A run here a run there, nice plays on both sides kept the game even throughout the early stages, but a massive blow to the baseball by the opposing team had caused our hero and his band of merry baseballers to temporarily hang their heads.  The deficit was challenging, but not an impossible task.  The team leaders stepped up for motivation, and the coach did the same.  Time was not on their side as the game continued, and it seemed that victory may be slipping away.  Then great plays in the field breathed new life into the downtrodden warriors, and a diving catch inspired the crowd.  A fever pitch of hope began to rise, and the tension in the air, already thickened by the humidity, was suffocating.  One last chance remained.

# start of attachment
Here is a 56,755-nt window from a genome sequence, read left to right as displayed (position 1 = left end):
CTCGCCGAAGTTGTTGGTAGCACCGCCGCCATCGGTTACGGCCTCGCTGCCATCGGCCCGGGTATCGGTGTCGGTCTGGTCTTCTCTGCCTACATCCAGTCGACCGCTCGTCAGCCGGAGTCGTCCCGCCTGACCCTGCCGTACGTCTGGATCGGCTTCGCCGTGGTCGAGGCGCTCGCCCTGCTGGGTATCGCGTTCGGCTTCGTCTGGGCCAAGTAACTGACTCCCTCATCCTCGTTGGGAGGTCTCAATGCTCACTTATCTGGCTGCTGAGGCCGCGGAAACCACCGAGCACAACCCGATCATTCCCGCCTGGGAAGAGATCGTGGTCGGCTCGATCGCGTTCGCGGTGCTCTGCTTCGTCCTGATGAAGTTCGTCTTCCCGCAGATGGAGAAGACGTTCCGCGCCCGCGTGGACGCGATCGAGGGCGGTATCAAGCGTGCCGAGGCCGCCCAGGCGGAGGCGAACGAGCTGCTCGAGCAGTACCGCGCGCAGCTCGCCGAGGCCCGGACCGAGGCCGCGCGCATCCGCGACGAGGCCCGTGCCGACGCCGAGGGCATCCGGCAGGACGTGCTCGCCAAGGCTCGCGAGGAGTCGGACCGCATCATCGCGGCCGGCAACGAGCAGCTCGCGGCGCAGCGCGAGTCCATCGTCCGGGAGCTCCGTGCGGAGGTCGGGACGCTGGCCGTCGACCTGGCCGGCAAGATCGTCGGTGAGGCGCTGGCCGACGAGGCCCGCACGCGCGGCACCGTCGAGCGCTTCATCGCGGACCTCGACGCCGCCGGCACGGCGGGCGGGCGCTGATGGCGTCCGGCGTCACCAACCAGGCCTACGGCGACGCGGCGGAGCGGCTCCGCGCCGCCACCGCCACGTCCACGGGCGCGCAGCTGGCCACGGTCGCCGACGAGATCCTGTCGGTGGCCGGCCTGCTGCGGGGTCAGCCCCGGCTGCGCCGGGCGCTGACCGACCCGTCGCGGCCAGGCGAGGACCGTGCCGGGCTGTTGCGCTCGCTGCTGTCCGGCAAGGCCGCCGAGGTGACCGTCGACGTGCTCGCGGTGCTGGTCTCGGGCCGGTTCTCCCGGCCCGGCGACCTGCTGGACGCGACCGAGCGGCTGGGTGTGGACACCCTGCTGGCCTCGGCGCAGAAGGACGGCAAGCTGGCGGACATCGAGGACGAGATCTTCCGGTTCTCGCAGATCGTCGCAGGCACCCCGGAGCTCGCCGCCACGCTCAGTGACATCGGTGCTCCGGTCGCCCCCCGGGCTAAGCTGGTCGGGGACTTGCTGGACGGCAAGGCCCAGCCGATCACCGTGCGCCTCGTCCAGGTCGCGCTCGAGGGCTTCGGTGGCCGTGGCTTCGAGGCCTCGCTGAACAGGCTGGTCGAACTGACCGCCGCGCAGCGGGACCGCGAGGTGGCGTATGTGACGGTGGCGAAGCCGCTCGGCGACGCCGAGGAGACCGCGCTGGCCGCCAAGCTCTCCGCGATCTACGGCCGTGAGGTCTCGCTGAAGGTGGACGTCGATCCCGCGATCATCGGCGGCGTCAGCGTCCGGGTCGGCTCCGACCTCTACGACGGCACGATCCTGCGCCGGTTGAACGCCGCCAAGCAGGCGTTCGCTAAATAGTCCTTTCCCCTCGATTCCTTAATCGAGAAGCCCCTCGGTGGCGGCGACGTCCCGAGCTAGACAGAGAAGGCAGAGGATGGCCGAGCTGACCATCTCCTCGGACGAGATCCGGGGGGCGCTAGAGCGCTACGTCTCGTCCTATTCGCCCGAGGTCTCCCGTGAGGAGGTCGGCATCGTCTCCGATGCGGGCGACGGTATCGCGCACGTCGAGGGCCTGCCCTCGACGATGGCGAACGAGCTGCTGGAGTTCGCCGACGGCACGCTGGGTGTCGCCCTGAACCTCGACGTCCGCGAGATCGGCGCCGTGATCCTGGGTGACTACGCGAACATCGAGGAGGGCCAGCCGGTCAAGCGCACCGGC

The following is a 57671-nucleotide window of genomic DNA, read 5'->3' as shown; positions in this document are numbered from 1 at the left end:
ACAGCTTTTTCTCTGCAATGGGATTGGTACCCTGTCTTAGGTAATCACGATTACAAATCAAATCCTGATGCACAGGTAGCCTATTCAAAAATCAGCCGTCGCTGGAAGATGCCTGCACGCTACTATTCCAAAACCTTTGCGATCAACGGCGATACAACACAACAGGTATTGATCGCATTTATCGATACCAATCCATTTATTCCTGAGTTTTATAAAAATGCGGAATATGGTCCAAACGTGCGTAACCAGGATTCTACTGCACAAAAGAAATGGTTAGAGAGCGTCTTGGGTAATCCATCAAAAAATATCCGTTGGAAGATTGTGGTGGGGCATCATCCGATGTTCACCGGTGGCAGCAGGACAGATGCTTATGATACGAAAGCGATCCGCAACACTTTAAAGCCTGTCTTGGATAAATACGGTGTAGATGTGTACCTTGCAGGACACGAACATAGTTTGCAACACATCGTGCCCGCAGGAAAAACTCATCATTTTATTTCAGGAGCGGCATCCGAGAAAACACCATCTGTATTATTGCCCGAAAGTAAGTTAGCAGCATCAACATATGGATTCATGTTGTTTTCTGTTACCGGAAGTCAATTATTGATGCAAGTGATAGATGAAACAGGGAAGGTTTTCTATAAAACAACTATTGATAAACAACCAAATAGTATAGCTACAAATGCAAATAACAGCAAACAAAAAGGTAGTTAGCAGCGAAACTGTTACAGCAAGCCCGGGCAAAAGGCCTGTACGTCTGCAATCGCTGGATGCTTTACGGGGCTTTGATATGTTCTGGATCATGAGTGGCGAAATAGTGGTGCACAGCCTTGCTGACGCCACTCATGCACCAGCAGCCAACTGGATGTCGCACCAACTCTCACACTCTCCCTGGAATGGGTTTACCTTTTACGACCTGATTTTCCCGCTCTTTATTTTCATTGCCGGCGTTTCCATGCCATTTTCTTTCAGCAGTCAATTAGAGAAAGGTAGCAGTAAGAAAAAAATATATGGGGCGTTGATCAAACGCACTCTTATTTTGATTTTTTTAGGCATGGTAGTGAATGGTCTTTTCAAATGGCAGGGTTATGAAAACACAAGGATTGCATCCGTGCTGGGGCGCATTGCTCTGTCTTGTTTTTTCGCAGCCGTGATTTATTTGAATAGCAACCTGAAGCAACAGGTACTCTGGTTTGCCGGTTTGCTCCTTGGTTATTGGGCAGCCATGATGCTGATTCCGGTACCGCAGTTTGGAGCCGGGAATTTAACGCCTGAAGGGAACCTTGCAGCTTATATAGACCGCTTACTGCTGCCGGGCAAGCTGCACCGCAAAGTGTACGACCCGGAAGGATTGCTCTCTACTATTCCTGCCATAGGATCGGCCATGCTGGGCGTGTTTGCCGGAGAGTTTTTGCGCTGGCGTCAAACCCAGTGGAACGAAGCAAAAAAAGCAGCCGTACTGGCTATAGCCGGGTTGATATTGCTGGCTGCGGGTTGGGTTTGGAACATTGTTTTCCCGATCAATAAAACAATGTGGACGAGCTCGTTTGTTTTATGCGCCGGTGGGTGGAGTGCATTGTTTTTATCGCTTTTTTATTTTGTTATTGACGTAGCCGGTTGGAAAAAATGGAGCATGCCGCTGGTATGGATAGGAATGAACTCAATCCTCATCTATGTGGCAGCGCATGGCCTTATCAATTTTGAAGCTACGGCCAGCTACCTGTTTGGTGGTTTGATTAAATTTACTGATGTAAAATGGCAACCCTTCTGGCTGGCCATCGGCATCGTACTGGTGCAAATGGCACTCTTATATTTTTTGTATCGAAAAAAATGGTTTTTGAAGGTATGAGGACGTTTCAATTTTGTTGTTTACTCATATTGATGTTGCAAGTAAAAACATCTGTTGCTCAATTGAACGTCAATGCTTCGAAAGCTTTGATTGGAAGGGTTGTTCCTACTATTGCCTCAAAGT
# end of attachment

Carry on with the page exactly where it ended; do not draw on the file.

The home team came to bat with it all on the line, and three runs were needed to tie and four to win.  The first batter up struck out, and the second popped up to the third base- producing two outs.  The game seemed to be slipping away, but a walk was issued to the next player and a runner was on base.  Then a base hit, and another walk filled the bases and the hearts of the players and fans.  Who was it that began the long walk to the plate, but our hero his blue eyes on fire with determination and his hair drenched with sweat.  A calm confidence was with him, although his hands were shaking with nerves.  As he walked he heard the words, "It's all up to you!  Go out there and win the game!"  He shrugged his tiny shoulders and said, "Ok."  His hands tightened on the bat as he stepped in close to the plate, and it felt as if his heart would leap from his chest as the pitcher took his wind up.  From the soles of his feet to the tip of his cap he gave it all his little body had, and clenched his teeth as the fast ball came hurling toward him.  His eyes followed the ball all the way to the bat as it was met with a mighty blow.  He sent the ball travelling with a blistering line drive that found its way between the 2nd Baseman and Shortstop.  Then the ball was past the center fielder heading to the fence.  One run scored, and then two, and our hero ran with a speed that he summoned from a place he didn't know he had.  Three runs scored and the game was tied.  The Centerfielder caught up to the ball, and threw with all his might as the little blue eyed boy approached third, and was waved home.  Dirt flying from underneath his cleated feet, and arms churning with the sheer force of his determined legs.  The ball headed toward the catcher and so did our hero, and the outcome to the game would be at the plate.  He sacrificed his body and slid with all he could as the catcher caught the ball.  His feet slid over the tip of the plate, and he looked up to the umpire for a signal of the result, and with arms waving and in a loud voice the official yelled, "Safe!"  "Safe!"  The young man was mobbed by team, coaches, and parents alike.  The eruption of cheers was deafening and seemed to shake the ground.  The boy stood up took off his helmet and took a deep breath as if he hadn't done so during the entire event.  A huge smile covered his face, and his blue eyes lit up like Christmas morning.  It was a good day.